Redlands Daily Facts from Redlands, California on May 17, 1965 · Page 4
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Redlands Daily Facts from Redlands, California · Page 4

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Redlands, California
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Monday, May 17, 1965
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Page 4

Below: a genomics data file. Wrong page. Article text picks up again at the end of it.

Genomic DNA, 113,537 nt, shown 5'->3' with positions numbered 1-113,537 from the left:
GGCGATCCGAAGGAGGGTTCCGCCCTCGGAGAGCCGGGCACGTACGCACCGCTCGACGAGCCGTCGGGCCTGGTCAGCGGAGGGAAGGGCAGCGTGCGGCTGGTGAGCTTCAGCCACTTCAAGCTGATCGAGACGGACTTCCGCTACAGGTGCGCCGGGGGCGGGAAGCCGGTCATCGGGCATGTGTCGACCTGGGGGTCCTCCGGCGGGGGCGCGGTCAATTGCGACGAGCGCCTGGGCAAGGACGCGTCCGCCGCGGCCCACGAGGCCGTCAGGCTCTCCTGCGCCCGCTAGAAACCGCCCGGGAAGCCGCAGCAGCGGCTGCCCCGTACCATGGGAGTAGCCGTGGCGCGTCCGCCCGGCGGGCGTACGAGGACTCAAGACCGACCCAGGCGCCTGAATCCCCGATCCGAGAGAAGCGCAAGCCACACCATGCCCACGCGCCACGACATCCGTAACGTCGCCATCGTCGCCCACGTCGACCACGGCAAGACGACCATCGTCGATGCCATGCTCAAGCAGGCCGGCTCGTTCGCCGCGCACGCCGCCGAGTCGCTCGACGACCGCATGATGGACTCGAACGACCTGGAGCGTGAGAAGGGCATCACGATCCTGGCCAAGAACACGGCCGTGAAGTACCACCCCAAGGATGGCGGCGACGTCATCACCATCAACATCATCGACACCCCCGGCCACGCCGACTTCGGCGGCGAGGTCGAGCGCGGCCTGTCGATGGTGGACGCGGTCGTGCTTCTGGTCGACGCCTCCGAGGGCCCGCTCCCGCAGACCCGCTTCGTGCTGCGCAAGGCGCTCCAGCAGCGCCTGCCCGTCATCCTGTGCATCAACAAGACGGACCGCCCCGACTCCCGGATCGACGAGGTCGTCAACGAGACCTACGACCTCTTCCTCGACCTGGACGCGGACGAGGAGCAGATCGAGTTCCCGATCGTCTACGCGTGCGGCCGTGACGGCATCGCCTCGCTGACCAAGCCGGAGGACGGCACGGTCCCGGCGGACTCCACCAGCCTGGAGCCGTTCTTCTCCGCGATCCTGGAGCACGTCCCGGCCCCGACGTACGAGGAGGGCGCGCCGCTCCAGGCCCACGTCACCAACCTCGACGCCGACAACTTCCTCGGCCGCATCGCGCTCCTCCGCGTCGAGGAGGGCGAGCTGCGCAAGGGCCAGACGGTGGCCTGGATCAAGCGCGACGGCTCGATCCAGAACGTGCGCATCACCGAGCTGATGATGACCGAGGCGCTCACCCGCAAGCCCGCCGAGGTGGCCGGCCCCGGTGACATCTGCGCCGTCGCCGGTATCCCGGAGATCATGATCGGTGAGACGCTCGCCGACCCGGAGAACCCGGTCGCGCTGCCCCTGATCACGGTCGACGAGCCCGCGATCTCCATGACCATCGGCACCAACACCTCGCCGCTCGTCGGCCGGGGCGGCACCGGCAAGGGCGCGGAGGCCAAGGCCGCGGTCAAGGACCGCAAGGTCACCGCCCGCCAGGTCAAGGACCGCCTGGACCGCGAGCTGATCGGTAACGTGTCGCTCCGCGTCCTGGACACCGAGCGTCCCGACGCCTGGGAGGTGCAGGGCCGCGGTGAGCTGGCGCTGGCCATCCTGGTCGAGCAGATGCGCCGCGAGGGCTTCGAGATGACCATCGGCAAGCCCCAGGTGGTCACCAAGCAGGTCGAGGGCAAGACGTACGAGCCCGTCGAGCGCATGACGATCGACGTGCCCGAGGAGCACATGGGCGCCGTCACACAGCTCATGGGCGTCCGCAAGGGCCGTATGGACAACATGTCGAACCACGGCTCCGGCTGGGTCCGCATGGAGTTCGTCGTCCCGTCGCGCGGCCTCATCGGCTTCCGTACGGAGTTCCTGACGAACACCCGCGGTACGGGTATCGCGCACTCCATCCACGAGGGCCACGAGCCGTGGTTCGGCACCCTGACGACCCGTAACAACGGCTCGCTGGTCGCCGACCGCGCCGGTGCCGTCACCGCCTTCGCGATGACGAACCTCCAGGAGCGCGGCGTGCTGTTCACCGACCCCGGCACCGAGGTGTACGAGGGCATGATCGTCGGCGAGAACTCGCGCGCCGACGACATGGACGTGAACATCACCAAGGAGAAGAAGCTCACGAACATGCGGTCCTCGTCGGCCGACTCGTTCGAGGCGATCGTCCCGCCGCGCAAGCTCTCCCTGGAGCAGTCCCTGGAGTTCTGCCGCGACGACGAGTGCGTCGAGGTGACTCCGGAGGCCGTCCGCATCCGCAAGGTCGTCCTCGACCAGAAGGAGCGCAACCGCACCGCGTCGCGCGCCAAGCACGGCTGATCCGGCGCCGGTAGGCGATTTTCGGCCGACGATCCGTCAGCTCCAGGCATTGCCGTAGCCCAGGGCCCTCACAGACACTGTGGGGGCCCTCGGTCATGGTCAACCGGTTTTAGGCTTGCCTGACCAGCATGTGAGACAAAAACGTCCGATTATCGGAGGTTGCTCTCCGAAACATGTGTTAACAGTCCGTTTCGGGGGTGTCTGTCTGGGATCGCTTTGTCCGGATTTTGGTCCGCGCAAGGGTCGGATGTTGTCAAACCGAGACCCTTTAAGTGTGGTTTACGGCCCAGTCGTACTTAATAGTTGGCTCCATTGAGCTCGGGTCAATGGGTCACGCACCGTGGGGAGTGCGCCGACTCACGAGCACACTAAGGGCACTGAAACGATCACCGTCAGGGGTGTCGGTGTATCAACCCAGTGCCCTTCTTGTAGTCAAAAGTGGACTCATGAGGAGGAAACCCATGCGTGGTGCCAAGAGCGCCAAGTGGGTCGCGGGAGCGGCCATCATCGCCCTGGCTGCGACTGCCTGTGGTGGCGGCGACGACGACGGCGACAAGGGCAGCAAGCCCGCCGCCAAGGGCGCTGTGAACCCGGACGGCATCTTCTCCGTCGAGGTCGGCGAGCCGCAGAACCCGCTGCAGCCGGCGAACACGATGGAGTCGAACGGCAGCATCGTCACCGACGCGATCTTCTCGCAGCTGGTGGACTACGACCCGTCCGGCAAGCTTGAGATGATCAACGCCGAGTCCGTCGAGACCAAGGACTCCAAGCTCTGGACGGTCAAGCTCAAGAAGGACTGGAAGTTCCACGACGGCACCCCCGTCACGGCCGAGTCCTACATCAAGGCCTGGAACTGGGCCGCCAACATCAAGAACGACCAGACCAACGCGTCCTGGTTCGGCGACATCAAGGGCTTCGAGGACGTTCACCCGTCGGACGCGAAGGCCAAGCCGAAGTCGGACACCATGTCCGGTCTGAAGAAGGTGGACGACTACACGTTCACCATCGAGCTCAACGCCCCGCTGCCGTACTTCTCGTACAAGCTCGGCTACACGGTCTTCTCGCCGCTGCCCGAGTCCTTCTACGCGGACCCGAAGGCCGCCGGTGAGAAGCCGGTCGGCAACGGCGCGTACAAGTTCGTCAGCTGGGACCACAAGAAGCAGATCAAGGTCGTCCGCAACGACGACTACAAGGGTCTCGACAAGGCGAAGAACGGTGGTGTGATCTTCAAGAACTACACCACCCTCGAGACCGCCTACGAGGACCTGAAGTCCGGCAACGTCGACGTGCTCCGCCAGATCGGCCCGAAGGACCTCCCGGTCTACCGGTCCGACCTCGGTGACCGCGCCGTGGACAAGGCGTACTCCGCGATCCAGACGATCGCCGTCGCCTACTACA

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4 - Monday, May 17, 1965 Redlands Daily Facts City needs over 20-year period Public works will be area of great expenditure to cope with growth Action group Forrest Munhaff, long resident, dies at 85 In the years ahead, signals are to be installed at Citrus and Fourth, Redlands boulevard at Eureka, Texas street at Colton and at Lugonia, Orange street at San Bernardino avenue, Brookside at San Mateo, Citrus at University, Church street at Central and at Colton, and on Colton at University and at Sixth. Street Widening street lights, sU-ect signs, street^^'^^'^"d^ boulevard; 1970-75 -| Emphasis in this area is on ^ °. i • , Crescent Heights area; 1975-SO the widening of existing major construction, traffic signals, and 5^^^ be-!streets to accommodate present sewer systems and water facil- tween Center and Cliurch and:and anticipated traffic loads. anticipated by Red- between Brookside and High-|.4bout 32,000,000 will be spent. I,---. —.u —J Tha Tirnffram will bpsin in (Editor's Note: This is the fourth of seven articles concerning a long-range $17-million Redlands public improvement program announced recently by the city manager's office. The program is designed to meet growing demands for city services though 1985.) Great expenditures by tlie priority to street light replacement on heavily traveled streets," e.xplained City Man- jagcr R. P. Merritt, Jr. Street liglit replacement will follow this schedule; 1965-66 — Highland avenue, and Cajon between Citrus and Hilton; 1966-67 —McKinley, Brookside, Orange; 1967-68—Fern avenue and Center street; 1958-69 — Colton avenue east and State street; 1969- Public"'Works department for 10 7 ^"'T t '!'rH" ilies are lands city officials during the ne.xt two decades. Long-range planning calls for land; 1980-85 — north and south streets north of Colton avenue and west of Cliurch street. Street Signs The program will begin in 1965-66 with the widening of University street between Citrus and Cypress, Citrus avenue 'from University street to the some 58,133,625 to be spent in I Within tlie next five years, tlici these areas by 1985 in order to 1 city plans to remove a large;freeway overpass, improvement proposed industrial area west of California street (Marigold Farms). Due to the anticipated population increase, an expansion of the Sewage Treatment Plant will be required between 1975 and 1980 at an estimated cost of $555,000. Wafer Facilities The city's water production, treatment, storage and distribution facilities will require a tremendous expansion program amounting to about $2,750,000 in the next 20 years. This will include four additional storage reservoirs, two new water treatment plants had an increase in pumping facihties and transmission lines—all before 1975. "Improvements to the keep up with a "conservative";number of old street name signs population growth rate of 1,700 and replace them with a new- persons a year. The city's 20-year improvement program for public works ipectcd to be 330,000. of the Cypress-Terracina intersection. Sixth street between refiectorized type sign. The to-'[Redlands boulevard and Citrus, tal cost of the program is ex-;and possibly the extension of water system must precede the\ Henry Callahan, Frankie growth of the City, the cityj jj^Pj,^a,j_ H^^je But,er_ Margaret Peterson. Lucille Older, Dorothy E. Weller, Georgia is as loUows: Street Lights Approximately 31,028,250 Ford street between Redlands boulevard and Sunset drive. Other planned projects are too numerous to list. There are Traffic Signals I The Traffic Signal program is is j designed to provide signals at earmarked for upgrading street! all intersections which meet .more than 30 street widenings lights in some of the city's older i state requirements, plus those i proposed before 1985. During residential areas where the ma-iintersections which it is esti- 1 1967-68, it is planned to con- jority of existing street lights'mated will qualify for signals! struct a new bridge to replace are now more than 40 years old;during the next 29 years. Spe-!the present structure over the and require replacement. (cific priority of signal installa-'" "This work will generally fol-jtion is subject to change depend- low the pattern of simultaneous;ent on the development of traf- replacement in both tlie north ific patterns. and south areas of the City, one major street in each area at a time. The exception to this pat-|lands boulevard tern would be to assign a higher!plated. Immediate installation of signals at Ford street and Redis contem- San Timoteo creek below Fern avenue. Sewer Construction Generally, construction emphasizes the extension of the existing sev.'er system to unsew- ered areas of the city, and extends the sewer system to the economic act Formation of a Community Action Group to implement pro visions of the Economic Opportunity Act in the Redlands area was discussed Friday night by 15 citizens meeting at the House of Neighborly Service. Harold Whithead, program director for the Dependency Prevention Commission of San Bernardino County, e.xplained the purposes of the group and outlined programs already planned for the Redlands area. The Dependency Prevention Commission is the official local community action group designated by the Office of Economic Opportunity to coordinate programs in the county. Earl Bandy and Robert Bell, members of the commission from Redlands, attended the meeting. A follow-up meeting is scheduled for Friday, May 21, at 7:30 p.m. at the House of Neighborly Service. All interested citizens are invited to attend. Attending Friday's meeting manager explains. A storage reservoir in tlie ^ Mentone area is planned in 1965-jcarey, Lorraine Goodding, Aus- Forrest Edwin Munhall, 85, who first came to Redlands for the winter in 1901, died here Saturday at his home 911 Church atreet. Death came after an illness of several weeks. Mr. Munhall was bom in Pittsburgh, Ponna., one of five children born to William and Mary Munhall who brought their family to Redlands for the first time in 1901 and returned for several years after that time to spend the winter months. It was through the Munhall family that Monsignor Thomas Fitzgerald came to Redlands, from Beaumont, where he was living lor health reasons, to celebrate Mass on Sundays at temporary locations until Sacred Heart church was built. The Munhall family also helped in starting the parish school and Forrest's sister, M. Blanche was in the first class. After his marriage in 1909, Mr. Munhall and his bride moved to Redlands to live permanently and he became a citrus grower. Mrs. Munhall died in 1951. He was an active member of Sacred Heart church through- 66. Two more reservoirs are planned for 1966-67. These are to be located at the present sites of the Sunset drive reservoir and the Country Club reservoir. A reservoir in the Crafton Hills area is scheduled for 196768. Construction of a new 3565,000 Mill Creek filter plant is planned in 1968-69. It will replace the existing city filter plant. An additional filter plant will be required in the Mentone area by 1969-70 for treatment of Bear Valley and supplemental water. tin Black, Harold Carr, John H. Coleman, Delbert Parks, Joseph Means, Amos Isaac, Bandy, and Bell. SPECIAL PERMISSION LONDON (UPI) — Margaret Cousins, 26, who is blind, was given special permission by the Lord Chamberlain to take her guide dog into the Cambridge Theater Wednesday night to watch the 200th performance of the musical 'Little Me' which has her favorite star, Bruce Forsyth, in the lead role. out his lifetime in jRediands, a charter member ofUhe Knights of Columbus, a member of the local Elks club and a former member of the Lions club. He leaves four daughters, Mrs. Edwin (Mary Blanche) Bunker of Gustine; Miss Anna Catherine Munhall, Mrs. Phil (Bettie) Hanson, and Mrs. Benjamin (Ruth A.) Leyhane. all of Redlands; and a son. Forest T. Munhall also of Redlands. Two . other sons, William of Redlands and Austin of Gustine, died several years ago. There are also 22 grandchildren and 10 great-grandchidren. Rosary will be recited this evening at 7 ;30 at the F. Arthur Cortner chapel. Requiem Mass will be celebrated at 10 a.m. tomorrow in Sacred H e a r't church with the pastor. Rev. Henry W. Keane, officiating. Interment will be in Hillside Memoria Park. Friends who wish may make memorial contributions in Mr. Munhalls name to the Heart Fund, care of Lewis I. Pierce at Lester-Ryons and Company, 205 East State street. Two potential GOP candidates for governor seniors to buy tickets for Disneyland Tickets for the Disneyland Graduation Party will go on sal& today to members of the 1965 ! graduating class of Redlands High school and continue through May 28, it was announced today. Members of the local PTA chapter will sell the allotted 700 ticlcets in the high school quad until they are sold out, according to Principal Robert G. Campbell, Jr. 'There is no way of acquiring any additional tickets after the supply is gone. Price for this annual affair is 37 per ticket which covers entertainment and transportation to and from Disneyland. Once a ticket is sold, there will be no refund. However, tickets can be resold between senior students. Tickets will be sold between 8 and 9 a.m. and 11 a.m. and 12:30 p.m. All students attending the Disneyland Party are required to ride school busses. Private transportation is prohibited. An expected caravan of 17 Redlands busses will make the trip following Commencement ceremonies in the Redlands Bowl, i Thursday, June 17. LOS ANGELES (UPI) — He- publicans have two potential candidates today to challenge Democratic Gdv. Edmund G. Brown's possible third term bid. But neither has formally entered the race. On the basis of their own statements, the two line up about this way: George Christopher, former San Francisco mayor—he is al- lowmg his supporters to begm organizing a preliminary campaign and "in all probability" wiE become a formal, announced candidate later. Ronald Reagan, actor and cochairman of the Citizens for Goldwater - Miller during the 1964 presidential election — He Donald Wayne Beck, son of Mrs. Dora Beck, 334 Cajon street, Redlands, is a candidate for spring high school graduation at Wentworth Military Academy, Lexington, Missouri. Graduation ceremonies will end May 30 with commencement exercises. Thomas H. Short, University has "in a -^g'i°of" =ids" pS =0,^ for governor. If enough Repub-,^^.,, ^^^^^^ a conference on instructional experiments for col- a™°un;:ed:iggg physics laboratories at the """"new Johnson Memorial Science Center at Lake Forest College, licans want him. Christopher, 57, Saturday night that he was available but fell short of mak mg a formal, unconditional an-! r "JJfi „j; j^™--j ^^'^-go through nouncement of candidacy. | j^jy He is one of 36 instnic- He was interviewed on a Los;tors selected for the conference. Angeles television program; {Newsmakers, KNXT) and dis-! ... ,. . n- ^".'r cL""I «n "JraW andl s '°sTanierctib7 'l324 mg his campaign strategy. ^^.^^J ^^^^ But he left room to withdraw; pigctg^ vice prcsidonl of Spurs from the r a c e if U.S. Sen. next vcar at the Universitv Thomas H. Kuchel, R-Calif., en- (,f Redlands where she is com- tered the contest. Kuchel has pjeUng her freshman vear. left the door open for his own thirty freshmen women were possible candidacy. , tapped for membership at the When asked if he would run recent honors convocation on m next June's Repubhcan pn- (.auipyj mary against Kuchel, Christoph- ^ er answered: "I have run in dif-; rnunax>nvj ficult situations in the past...but! ^^^^ TOMORROW I do not want to preclude any with low - cost Classified Ads contingency." ' At the same time, he said he; would not run for the second] spot on the ticket, lieutenant- governor, which he attempted | in 1962 as a running mate with| former Vice President Richard M. Nixon. LEARNING TO CLIP - The technique of clipping grapefruit from tree is demonstrated by Bruno Munoz (second from left), in charge of Horace Hinckley groves, for the benefit of student pickers Dave Wheeler, left, Bruck Hinckley ond Mot Lowry. HARD WORK — Harvesting grapefruit is hard work, especially the first day on the job, these three Redlands High school students learned Saturday. Hal George (on ladder) clips grapefruit while Clive Hinckley, center, and Phil Lowry empty fruit into boxes. (Daily Facts photos by Ron Kibby) day picking grapefruit tor United Citrus packing house. By noon they had picked about 100 boxes. Over 1,600 braceros to begin arriving WASHINGTON (UPI)—A spokesman for California Growers said today that 1,663 Mexican workers are expected mo- mentariiy to begin crossing the border to help harvest crops in the West Coast state. The spokesman said the growers had reached a basic agreement here with Mexican offi -,crew. cials to permit the braceros toj Members of the all-RHS crew work in California fields. lucre Bruce Hinckley, Clive Permission to use !he Mexi-; 'can workers already has been ^^^^ -^^^ ^ „ given by Labor Secretary W.' WiUard Wirtz. Agreement between the Mex 'i- cans and members of the California - Arizona Farm Labor Association was reported by Stewart Boswell, executive vice president of the National Council of Agricultural Employers. Boswell said the growers and the Mexican officials had reached basic agreement but that negotiations would continue Two youngsters injured in car accident Students learn difficult nature of picking fruif Six Redlands High school stu- 1 Hinckley, Hal George, Dave dents learned Saturday that it' " - ~... takes, a strong back and quick hands to qualify as a top flight grapefruit picker. The boys spent all day Satur Wheeler, Mat Lowry and Phil Lowry. They said they decided to go to work in the citrus groves to help out during the current labor shortage. They each were guaranteed 31 .25 an hour. The boys' one-day stint in the grapefruit harvesting trade was "That's pretty good," declared I spent in a grove on San Ber- Bruno Munoz, who was in;nardino avenue east of Judson charge of the youthful picking;street. The grove is owned by Horace Hinckley. Some of the boys complained that it isn't easy to get a job in the groves because of strict requirements imposed by labor! laws governing youngsters un-; Two Redlands younsters were injured yesterday in a collision between a car driven by their father and another auto at Lawton and Union streets, police reported. Officers said Sammy C. Ortiz, 8, and his sister Isabel, 10. were taken by ambulance to Community Hospital following the 10:43 a.m. accident. The boy suffered a bruised forehead and his sister received abrasions. Two arrested in fracas ice on Glenwood Poultry and Eggs -LOS ANGELES. May 17 lUPIl — Eggs: prices to retailers f.o.b. to distributor plants Idelivered IV2 cents higherl: AA extra large 36'2-38J2, A extra large 35V2-37*^, AA large 28',i-3S'2, A large 2B'b-27'i, B large 1 22',i,-23'i, AA medium 25i3-28i,i. A medium 23'.a-24'.i. AA small IBlz- 21'!. A smaU 16'=-n'j. Prices to consumers: AA large 31-50, A large 35-45. AA medium 31-44. A medium 36-42, AA small 35-40, A smaU 33-35. Poultry; Fryers 17-19, roasters 2125, egg type hens delivered 4 '4-B Wtd. avg. 4.95, at ranch 2 '/2 -4Vi wtd. avg. 3.77: turivcys: yearling hens 18, yearling toms 18. fryer roasters 21',222',i. 123 Colon Street 7 Two men were arrested early yesterday in an alleged fracas with police at Glenwood and .Michigan that "disturbed . . . the entire neighborhood," according to officers. -At least one officer was punched in the head and an other suffered a minor finger injury, poice said. Jailed on charges of drunkenness, disturbing the peace, as- back isault and battery and resisting arrest were Dennis F. Burr, 23, found a group of men and women, including Burr and Carper, trying to start a stalled station wagon. Officers said the two men were arrested after one of them allegedly struck a woman in the group and began fighting with police who tried to quell the outbreak, which occurred about 3 a.m. rnmm frki Chickm mmmm Police said thev were in a and Gerald P. Carper, 23, both car driven by Richard V. Ortiz i of 1416 Washington street. They of 325 E. Stuart street which Wvere released after posting was involved in a colhson with bond of 3608 each, one driven by James V. Avila of Police said they were called 923 Calhoun. I to the scene by residents and PAINTING SWITCH ROME (UPI)—A thief dressed as a monk Sunday switched a copy for the original of the $100,000 paintmg by the Flemish master Van Schoorel at the Doria Pamphili Gallery here. Sanitary Plumbinq Co. 1248 Wabash Ave. 794-2131 "took For Our Orange Trucks" Mondays The COLONEL'S 656 Redlands Blvd. (2 blocks north of Sage's) 792-8864 The actual arrival of the bra­ ceros would depend chiefly On ! der 18 years of age. the Me.Nicans, Boswell said. | He said U.S. immigration of-, ficials had been ready Sunday morning to begin admitting the, braceros at the border at Me.\-; icali. Boswell said the braceros would be taken first to EI Centro, Calif., from where Uiey would be sent on (o work. I \^ REpLANDis/ J Weekdays One Comp. Show 7:30 P.M.—Sat. and Sun. Cent. From 2 P.M. . Columbia Pictures prtMntt Also Jack Lemmon in "Good Neighbor Sam" — Color STARTS WEDNESDAY "IT'S A MAD, MAD, MAD, MAD WORLD" Facts Classified Ads Can Sell Anything Call 793-3221 WILLIAM G. MOORE. Publisher. FRANK E. MOORE, Editor. Published every evening (e.xcept Sunday! at Facts building, 700 Brookside at Center. Redlands, California. Founded October 23. 1890, 75th; year. Entered as second class matter October 23, 1B90. at the Post Office at Redlands. California, under act ofi March 3. 1878. SUBSCRIPTION RATE iln Advancpt By Carrier Delivery One Month $ I.-'ift Three .Months 4.30 Sli Months 8.30 One Year 16.40 Ona Month One Year By Mail 1.50 _ 18.00 REDLANDS FOOTUGHTERS present LIVE THEATER "Take Her, She's Mine' A Comedy by Phoebe & Henry Ephron Thurs. - Fri. - Sat. May 20, 21, 22 Tues. - Wed. - Thurs. FrI.-Sat. May 25, 26, 27, 28, 29 2 Shows Saturday 7:00 and 9:30 P.M. Other Nights 8:15 P.M. Att SEATS $1.95 Box Office Hours 4:00 - 8:00 Except Sunday Moil orders to: P. O. Box 444 Redlands, California GROVE THEATRE 20 E. Vine St. — Redlands 792-9022 HERE COMES THE Friday & Sat.-May 21, 22, 28, 29 ANNUAL Y. M. C. A. BENEFIT Doors Open 7 p,m. — Orand Entry, 8 p.m. ADMISSION: Adults 75c; Children 30c All Reserved Seats, 25c extra. Reserved Seat Exchange at Y. M. C.A. office Th» "Y" is a member of the Community Chest TICKETS FROM — Any "Y" Member or Galr't